4 stars Instrumental music has always been a bit of a tricky subject with a lot of people. It's quite a specialised little sub division of the prog genre I guess, having a little niche all of it's own, and you've really got to be pretty good at it to be able to get by. As a relative newcomer to that niche, this chap is in some pretty fine company, and he shows himself to be more than worthy of the honour with this album

"Voyager" has a run time of just over 50 minutes and consists of only 2 tracks : Part 1 and Part 2. That might be a bit unimaginative for some people, but then lots of artists name their tracks in such a manner, and for this particular album I think it's an adequate system of track nomenclature.

The music itself is at times brooding with a sense of imminence, and at times soaring and majestic with some powerful guitar work. At other times gentle and delicate, and it occasionally blasts you with that classic prog style wall of sound where everything seems to be happening at full throttle. From singing lead guitar moments through to quieter, more atmospheric passages led by some beautiful keyboard and synth sounds, many of which are reminiscent of something Jean Michel Jarre might have done on Oxygene or Equinox, including some odd little wackier synth sounds thrown in for effect. It all works and there is plenty in here for the listener to discover.

If I had to make a comparison of what this is like I might struggle a bit as there are a few influences to choose from, but at a push I might say that it's kind of like the day when Pink Floyd met Deep Purple (lots of Hammond Organ sounds you see, especially in part 2) but with a bit of Yes and Barclay James Harvest thrown in for good measure as well as the aforementioned French Dude.

After a couple of listens I get the impression that guitar is this artists main instrument as that's what the majority of the solos are given over to, but he's a pretty good keyboard player too, although he tends to use the keys more for backing and effect with only occasional solo work there.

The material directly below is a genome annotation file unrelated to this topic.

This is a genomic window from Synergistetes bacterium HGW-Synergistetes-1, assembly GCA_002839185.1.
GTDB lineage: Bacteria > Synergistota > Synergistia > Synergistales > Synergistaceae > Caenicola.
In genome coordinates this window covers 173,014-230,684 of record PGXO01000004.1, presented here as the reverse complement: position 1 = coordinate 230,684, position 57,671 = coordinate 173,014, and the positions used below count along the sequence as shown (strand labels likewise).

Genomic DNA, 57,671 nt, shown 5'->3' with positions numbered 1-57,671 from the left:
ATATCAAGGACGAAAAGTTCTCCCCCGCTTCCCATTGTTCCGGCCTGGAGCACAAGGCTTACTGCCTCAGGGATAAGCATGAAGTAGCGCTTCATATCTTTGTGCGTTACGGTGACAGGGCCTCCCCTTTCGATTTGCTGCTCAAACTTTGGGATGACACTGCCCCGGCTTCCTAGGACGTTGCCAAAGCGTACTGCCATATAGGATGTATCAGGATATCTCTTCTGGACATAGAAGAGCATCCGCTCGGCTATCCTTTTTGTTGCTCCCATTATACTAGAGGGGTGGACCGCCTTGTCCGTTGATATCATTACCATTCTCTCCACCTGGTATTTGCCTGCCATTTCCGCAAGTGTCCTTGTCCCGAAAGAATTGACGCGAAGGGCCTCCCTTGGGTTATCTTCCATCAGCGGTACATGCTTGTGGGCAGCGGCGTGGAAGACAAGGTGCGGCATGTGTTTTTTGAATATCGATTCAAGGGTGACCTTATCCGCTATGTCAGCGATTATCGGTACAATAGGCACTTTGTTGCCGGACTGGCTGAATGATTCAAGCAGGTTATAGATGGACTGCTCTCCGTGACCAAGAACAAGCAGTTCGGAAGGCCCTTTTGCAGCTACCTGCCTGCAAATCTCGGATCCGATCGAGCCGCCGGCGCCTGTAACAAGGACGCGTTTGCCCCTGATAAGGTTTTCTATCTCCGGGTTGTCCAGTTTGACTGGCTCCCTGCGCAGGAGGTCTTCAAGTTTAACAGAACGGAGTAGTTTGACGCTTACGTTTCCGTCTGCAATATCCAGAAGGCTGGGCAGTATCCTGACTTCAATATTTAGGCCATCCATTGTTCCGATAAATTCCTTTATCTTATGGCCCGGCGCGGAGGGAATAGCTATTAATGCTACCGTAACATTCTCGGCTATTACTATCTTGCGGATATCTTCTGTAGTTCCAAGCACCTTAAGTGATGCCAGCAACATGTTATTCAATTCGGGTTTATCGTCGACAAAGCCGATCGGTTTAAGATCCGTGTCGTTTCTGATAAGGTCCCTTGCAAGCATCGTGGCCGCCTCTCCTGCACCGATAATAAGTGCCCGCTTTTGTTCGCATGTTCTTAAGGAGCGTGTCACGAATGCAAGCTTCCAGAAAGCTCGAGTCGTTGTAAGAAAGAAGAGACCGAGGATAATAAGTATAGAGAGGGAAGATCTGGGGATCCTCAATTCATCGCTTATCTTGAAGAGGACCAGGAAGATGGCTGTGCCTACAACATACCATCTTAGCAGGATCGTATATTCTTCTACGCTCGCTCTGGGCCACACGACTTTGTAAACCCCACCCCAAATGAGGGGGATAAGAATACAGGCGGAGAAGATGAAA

In conclusion I have to say that I find this album pretty refreshing and full of good ideas, and I'll be watching closely to see what he comes up with next.

Report this review (#1137194)
Posted Tuesday, February 25, 2014 | Review Permalink
kev rowland
Honorary Reviewer
3 stars Having recently reviewed Kenny's last two albums, of course the time is now right to go back to what is his best-selling work, 2013's 'Voyager'. It contains just two "songs" of 25 minutes in length, along with a small demo track at the end. Kenny provides all the instrumentation himself, and what is fascinating is the way he can bring in Floydian keyboards and Gilmour style guitar, or he can be driving the bass to create something which is pulsing and dramatic. It is the contrast between the different styles that makes this such an interesting album, as while crossover prog is a great way of describing it, sometimes it can be very symphonic, and it would be possible to edit sections out that would make the listener feel that they were listening to something from 'Animals' era Floyd.

Although generally the production is very good indeed, and wonderfully sympathetic to the sounds being created, it is very much let down when it comes to the way the drums have been treated. For me the album actually works best when there are no drums at all, as while there are times when the drums are fine, there are plenty of others where they distract from what it quite a powerful piece of work. When the keyboards are providing a backdrop, the bassline is being slid up and down, the rhythm guitar provides the crunch, and there is an overdriven guitar solo, then that is when this album works best for me. I've only come across Kenny fairly recently, and he is yet another musician worth investigating. Don't believe me? Check out his albums on Bandcamp and see what I mean.

Report this review (#2077474)
Posted Thursday, November 22, 2018 | Review Permalink